Nutrition and Nutritive Soul in Aristotle and Aristotelianism
Mar 22, 2017 to Mar 24, 2017
Unter den Linden 6, room 2249a (22 March)
and Hannoversche Straße 6, room 1.03 (23-24 March)
James Lennox (University of Pittsburgh)
Mary-Louise Gill (Brown University)
Richard King (University of Bern)
Andrea Libero Carbone (Independant Researcher)
David Lefebvre (Blaise Pascal University Clermont-Ferrand)
Hynek Bartoš (Charles University Prague)
Gweltaz Guyomarc'h (Lyon III University)
Tommaso Alpina (Scuola Normale Superiore di Pisa)
Bernd Roling (Freie University of Berlin)
Christoph Sander (Technical University of Berlin)
Andreas Blank (Paderborn University/Bard College Berlin)
Please find the abstracts here and download the poster with the program (or click image for enlargement).
Aristotle’s concept of the nutritive capacity of the soul and its actual manifestation in living bodies is a major and influential chapter in the development of thinking about nutrition. It has laid the intellectual foundation for the increasing appreciation of nutrition as a prerequisite for the maintenance of life and health that can be observed in the history of Greek thought. Following and responding to a rich medical tradition, Aristotle’s philosophical analysis of nutrition explores the way in which the most basic type of soul operates in the body, how it interacts with the other parts of the soul and how it contributes to the proper growth, health and well being of the organism. After Aristotle, this philosophical concept of nutrition was further developed both by members of the Peripatetic school as well as by thinkers who engaged with Aristotelian ideas in a broader context, e.g. medical thinkers such as Erasistratus and Galen, Neoplatonist and Byzantine commentators on Aristotle, Christian theologians reflecting on the psycho-physiological nature of human beings and Arabic thinkers working in the Aristotelian tradition. And in the Early Modern period, commentators on Aristotle took on board developments in medicine and physiology in their exegesis of De Anima, Parva Naturalia and the zoological writings.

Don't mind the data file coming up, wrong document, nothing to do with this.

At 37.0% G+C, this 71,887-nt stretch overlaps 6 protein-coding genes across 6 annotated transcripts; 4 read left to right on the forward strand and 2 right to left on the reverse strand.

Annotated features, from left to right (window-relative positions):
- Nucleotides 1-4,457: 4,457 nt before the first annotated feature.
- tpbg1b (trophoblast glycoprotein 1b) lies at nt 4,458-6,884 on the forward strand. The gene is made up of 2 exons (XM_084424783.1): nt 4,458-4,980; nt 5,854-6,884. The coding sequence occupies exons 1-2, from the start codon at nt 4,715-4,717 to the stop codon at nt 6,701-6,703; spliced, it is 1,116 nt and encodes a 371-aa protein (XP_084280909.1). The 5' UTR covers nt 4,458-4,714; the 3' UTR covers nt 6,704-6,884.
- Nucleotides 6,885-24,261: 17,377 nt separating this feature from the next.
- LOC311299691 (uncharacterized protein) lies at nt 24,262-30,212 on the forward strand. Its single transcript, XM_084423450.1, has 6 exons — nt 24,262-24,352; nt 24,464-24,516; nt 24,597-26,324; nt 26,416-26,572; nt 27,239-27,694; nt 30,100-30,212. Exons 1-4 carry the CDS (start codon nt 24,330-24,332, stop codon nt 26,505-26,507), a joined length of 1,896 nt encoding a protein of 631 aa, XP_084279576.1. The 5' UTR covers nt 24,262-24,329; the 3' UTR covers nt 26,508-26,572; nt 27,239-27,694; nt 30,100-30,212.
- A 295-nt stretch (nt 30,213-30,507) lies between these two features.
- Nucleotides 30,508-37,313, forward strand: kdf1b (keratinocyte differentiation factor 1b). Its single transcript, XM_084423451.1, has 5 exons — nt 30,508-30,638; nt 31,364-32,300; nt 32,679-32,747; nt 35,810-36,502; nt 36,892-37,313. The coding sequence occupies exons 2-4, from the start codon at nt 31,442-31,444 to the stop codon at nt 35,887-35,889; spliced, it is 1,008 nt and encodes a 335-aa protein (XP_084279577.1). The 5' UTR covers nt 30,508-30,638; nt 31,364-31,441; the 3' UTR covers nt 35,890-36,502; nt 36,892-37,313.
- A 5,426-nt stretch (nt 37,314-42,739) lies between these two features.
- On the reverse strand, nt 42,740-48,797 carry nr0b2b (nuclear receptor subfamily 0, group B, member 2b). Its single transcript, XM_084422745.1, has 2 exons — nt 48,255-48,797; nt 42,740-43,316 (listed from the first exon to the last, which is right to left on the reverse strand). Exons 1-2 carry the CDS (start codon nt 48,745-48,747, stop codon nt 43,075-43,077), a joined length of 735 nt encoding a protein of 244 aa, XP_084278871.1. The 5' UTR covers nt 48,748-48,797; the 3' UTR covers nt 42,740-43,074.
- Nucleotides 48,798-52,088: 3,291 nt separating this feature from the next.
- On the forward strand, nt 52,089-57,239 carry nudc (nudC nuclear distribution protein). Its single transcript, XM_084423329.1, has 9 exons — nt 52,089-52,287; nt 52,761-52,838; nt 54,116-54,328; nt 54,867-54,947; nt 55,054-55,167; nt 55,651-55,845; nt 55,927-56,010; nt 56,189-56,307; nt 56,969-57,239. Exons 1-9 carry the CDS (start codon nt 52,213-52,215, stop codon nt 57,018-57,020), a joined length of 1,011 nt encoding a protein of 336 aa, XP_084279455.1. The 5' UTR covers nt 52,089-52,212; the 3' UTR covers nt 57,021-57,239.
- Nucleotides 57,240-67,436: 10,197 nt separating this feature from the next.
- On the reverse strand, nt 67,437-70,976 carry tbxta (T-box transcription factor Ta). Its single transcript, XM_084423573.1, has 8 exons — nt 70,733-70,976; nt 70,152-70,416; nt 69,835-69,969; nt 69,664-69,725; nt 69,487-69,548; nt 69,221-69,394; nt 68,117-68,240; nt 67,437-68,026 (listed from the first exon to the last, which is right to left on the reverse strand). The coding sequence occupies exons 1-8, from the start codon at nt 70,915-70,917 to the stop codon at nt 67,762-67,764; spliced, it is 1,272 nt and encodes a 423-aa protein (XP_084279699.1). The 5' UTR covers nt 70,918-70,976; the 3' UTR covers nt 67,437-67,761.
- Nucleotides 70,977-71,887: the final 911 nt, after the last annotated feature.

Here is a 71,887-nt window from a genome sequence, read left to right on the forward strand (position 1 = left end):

Nevertheless, the concept of nutrition as developed in Aristotle and the Aristotelian tradition, and its significance in the history of philosophical anthropology, biology and medicine, has received little attention in scholarship. This conference aims to address this gap.
The chief questions we would like to address include (but are not limited to):
In what way and to what extent is the soul’s nutritive capacity believed to be connected with life and health? How are the mechanical and the formal accounts of nutrition combined?
Is the nutritive mechanism and generally the process of nutrition believed to be the same for all species or does it differ from species to species?
How is the nutritive part related to the other psychic parts? How do ‘higher’ parts of the soul affect the structure and workings of the nutritive soul in different kinds of living beings?
What were the major developments and changes in the history of thinking about nutrition in the Aristotelian tradition? And how can these changes be explained? What role did interaction with other intellectual disciplines (e.g. medicine, meteorology, biology, alchemy) play here?